The writing’s on the wall for David Shearer – and it’s in Tapu Misa’s hand.
Posted by BE on November 12th, 2012
A quite remarkable thing happened this morning. Herald columnist Tapu Misa gave it as her view that David Shearer should stand down as leader of the Labour Party.
Misa is the finest columnist in the country – intelligent, informed, rational, considered in her judgements. More importantly, she is never cruel or unkind. Unlike most other columnists, including myself from time to time, she never sets out to wound. In keeping perhaps with her strong religious beliefs, she is ever a charitable critic.
Her politics are to the liberal left.
For these reasons I believe she will have thought long and hard before sending this morning’s column to the Herald for publication. It will not have been an easy decision. I can only assume that, after long deliberation, she concluded that this was something that, in the interests of the Labour Party and the country, just had to be said.
Misa’s message is by no means new. The opinion that Shearer, however decent, however nice, is the wrong man for the job, is now regularly expressed by both right and left-wing commentators. Shearer claims not to be bothered by this groundswell of disfavour, but he is either in denial or putting on a brave front. It must be a dismal experience to be subjected day in, day out, to such relentless public humiliation.
What is both new and remarkable is that Misa, albeit reluctantly, has joined the chorus of opinion that Shearer is harming rather than helping Labour’s cause and that he cannot continue to lead the party. The writing on the wall could not now be clearer.
It has been my view, expressed in numerous posts on this site, that the Labour caucus made a serious mistake in selecting Shearer as leader in preference to David Cunliffe. They are now paying the price for the infantile thinking of the ‘Anyone but Cunliffe’ brigade.
It has also been my expressed view that Shearer’s image as a nice but bumbling and inarticulate political leader, could not be repaired. That would require a rewiring of his brain, in effect a personality transplant, a feat beyond the most skilled media trainer. Even the redoubtable Ian Fraser could apparently not pull it off.
As it approaches its annual conference, the Labour caucus will be comforting itself with the thought that they don’t need to concern themselves with Shearer’s deficiencies as leader; National will lose the 2014 election to a left-wing coalition. They can sleep-walk their way to victory.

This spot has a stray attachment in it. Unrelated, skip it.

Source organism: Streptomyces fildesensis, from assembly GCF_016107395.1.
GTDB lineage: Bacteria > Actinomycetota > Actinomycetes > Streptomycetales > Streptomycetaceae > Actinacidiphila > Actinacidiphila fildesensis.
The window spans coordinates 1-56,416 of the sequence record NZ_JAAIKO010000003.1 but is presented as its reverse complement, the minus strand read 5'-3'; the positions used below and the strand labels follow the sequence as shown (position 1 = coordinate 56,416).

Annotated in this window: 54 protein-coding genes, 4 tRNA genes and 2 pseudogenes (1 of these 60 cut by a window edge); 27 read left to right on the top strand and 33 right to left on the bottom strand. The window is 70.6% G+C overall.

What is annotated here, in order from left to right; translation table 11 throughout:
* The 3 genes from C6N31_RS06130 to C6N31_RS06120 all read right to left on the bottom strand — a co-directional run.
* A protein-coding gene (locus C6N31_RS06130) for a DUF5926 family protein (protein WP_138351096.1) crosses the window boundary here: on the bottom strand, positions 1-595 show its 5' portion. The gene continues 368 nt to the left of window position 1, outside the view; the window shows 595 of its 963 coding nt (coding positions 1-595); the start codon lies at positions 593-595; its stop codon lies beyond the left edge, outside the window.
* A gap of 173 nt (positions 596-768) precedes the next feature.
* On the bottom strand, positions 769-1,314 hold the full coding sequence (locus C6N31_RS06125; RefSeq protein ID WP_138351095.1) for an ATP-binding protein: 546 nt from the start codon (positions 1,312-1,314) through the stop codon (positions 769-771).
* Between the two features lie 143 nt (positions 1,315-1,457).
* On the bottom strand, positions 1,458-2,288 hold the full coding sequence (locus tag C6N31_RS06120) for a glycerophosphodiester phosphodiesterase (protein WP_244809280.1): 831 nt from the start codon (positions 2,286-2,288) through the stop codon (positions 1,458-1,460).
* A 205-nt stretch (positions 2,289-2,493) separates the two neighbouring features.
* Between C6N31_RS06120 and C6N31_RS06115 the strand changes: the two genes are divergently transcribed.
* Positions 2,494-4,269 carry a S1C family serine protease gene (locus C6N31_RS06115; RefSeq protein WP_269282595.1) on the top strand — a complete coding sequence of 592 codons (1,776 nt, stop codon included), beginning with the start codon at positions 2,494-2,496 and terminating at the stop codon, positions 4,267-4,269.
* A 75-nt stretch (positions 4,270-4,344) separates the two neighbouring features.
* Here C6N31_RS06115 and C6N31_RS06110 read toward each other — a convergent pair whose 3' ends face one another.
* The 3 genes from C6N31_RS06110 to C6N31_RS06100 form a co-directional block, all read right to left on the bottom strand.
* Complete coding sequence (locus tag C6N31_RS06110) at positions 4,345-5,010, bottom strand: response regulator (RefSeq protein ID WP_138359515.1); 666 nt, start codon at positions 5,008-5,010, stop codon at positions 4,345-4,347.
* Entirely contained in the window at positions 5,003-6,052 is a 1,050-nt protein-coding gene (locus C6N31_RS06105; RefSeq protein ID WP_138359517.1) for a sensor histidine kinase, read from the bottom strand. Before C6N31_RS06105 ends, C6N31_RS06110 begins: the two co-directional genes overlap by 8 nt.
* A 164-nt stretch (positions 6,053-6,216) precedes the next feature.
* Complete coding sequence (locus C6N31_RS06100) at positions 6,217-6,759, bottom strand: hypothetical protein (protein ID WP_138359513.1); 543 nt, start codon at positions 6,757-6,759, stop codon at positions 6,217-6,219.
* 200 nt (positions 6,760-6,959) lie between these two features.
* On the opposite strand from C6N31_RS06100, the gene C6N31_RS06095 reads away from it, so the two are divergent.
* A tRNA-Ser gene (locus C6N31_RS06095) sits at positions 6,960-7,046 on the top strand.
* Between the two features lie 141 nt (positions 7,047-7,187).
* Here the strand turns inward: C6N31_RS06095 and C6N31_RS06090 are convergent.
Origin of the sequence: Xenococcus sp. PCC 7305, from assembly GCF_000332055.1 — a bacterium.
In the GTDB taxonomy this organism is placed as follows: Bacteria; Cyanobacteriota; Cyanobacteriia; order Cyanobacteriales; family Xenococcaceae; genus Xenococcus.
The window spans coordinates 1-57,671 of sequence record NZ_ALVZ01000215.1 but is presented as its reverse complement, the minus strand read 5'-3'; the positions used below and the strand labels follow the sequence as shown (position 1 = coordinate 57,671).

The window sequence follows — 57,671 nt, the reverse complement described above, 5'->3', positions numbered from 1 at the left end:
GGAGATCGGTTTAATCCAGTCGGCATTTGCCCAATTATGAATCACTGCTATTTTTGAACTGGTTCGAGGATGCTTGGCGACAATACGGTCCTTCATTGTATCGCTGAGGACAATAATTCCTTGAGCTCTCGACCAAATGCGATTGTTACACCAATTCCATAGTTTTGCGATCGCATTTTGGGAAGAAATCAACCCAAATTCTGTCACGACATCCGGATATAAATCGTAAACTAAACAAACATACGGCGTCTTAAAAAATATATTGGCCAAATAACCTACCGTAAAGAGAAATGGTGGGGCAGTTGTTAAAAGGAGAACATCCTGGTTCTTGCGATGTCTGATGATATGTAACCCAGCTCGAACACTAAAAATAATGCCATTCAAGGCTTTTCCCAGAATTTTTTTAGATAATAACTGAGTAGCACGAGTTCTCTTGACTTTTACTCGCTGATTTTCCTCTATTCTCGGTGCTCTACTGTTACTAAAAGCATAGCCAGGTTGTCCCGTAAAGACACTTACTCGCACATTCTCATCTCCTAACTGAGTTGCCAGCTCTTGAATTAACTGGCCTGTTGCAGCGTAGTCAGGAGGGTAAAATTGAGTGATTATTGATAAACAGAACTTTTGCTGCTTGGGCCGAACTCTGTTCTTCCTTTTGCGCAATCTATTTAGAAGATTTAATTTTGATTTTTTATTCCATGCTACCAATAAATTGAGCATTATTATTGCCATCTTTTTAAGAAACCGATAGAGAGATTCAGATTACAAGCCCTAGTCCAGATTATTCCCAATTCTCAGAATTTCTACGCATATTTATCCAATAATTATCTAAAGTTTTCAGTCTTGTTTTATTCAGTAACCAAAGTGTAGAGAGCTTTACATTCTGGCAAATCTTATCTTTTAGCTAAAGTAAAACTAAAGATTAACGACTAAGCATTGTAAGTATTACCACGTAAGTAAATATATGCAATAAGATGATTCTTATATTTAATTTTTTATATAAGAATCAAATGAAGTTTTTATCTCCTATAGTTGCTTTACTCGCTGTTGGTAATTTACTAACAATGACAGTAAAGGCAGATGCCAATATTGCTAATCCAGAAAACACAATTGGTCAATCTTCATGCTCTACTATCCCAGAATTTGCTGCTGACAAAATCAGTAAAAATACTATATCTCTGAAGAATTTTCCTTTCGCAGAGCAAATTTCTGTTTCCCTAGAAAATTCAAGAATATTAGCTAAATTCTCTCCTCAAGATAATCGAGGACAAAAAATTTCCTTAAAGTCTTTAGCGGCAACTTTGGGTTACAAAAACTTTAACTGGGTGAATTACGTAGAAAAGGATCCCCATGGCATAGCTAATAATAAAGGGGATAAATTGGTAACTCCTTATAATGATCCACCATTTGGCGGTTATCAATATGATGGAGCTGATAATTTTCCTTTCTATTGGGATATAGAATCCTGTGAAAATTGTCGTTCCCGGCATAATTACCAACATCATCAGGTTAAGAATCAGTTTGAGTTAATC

That strikes me as a very dangerous non-strategy. It fails to take into account that Shearer’s leadership is losing the party support now, that it will continue to lose the party support and, most importantly, that Shearer has no chance of besting Key either on the hustings or in the live television debates that play an important role in influencing (in particular) undecided and swinging voters in an election. Key will crucify Shearer in those debates.
As an advisor to Helen Clark during the 2008 election I learnt to my cost the danger of underestimating Key as a debater. My view and the view of Helen’s other advisors was that Key would be no match for the Prime Minister. He was a new boy and she was a seasoned practitioner. She was ’Minister for Everything’ and had an encyclopaedic knowledge of every portfolio. She would make mincemeat of this upstart. Key, it turned out, had been hiding his light under a bushel. He was aggressive, interruptive and in his element. Helen lost the first debate and we had to regroup.
Why is this relevant? Because David Shearer could not hold a candle to Helen Clark as a debater. That is why I say Key will crucify him in any face to face debate. It’s already happening in Parliament.
So here’s what I think should happen: Shearer should announce at the Labour Party Conference that he has told caucus he wishes to step down as leader and will do so as soon as a replacement has been chosen. To avoid the inevitable chaos (and possible collapse of the Labour Party) which will result from the implementation of their proposed new rules for choosing a leader (which could be tested as early as February of next year), caucus should quickly select David Cunliffe to take them through the next election. Cunliffe is the only person for the job. There is no-one else.
Yes, I know, there’s a squadron of pigs flying over the Beehive as I write these words. But I really would prefer not to have to say ‘told you so’ again late some night in November 2014.
David Cunliffe, David Shearer, Helen Clark, John Key, Labour Party, Tapu Misa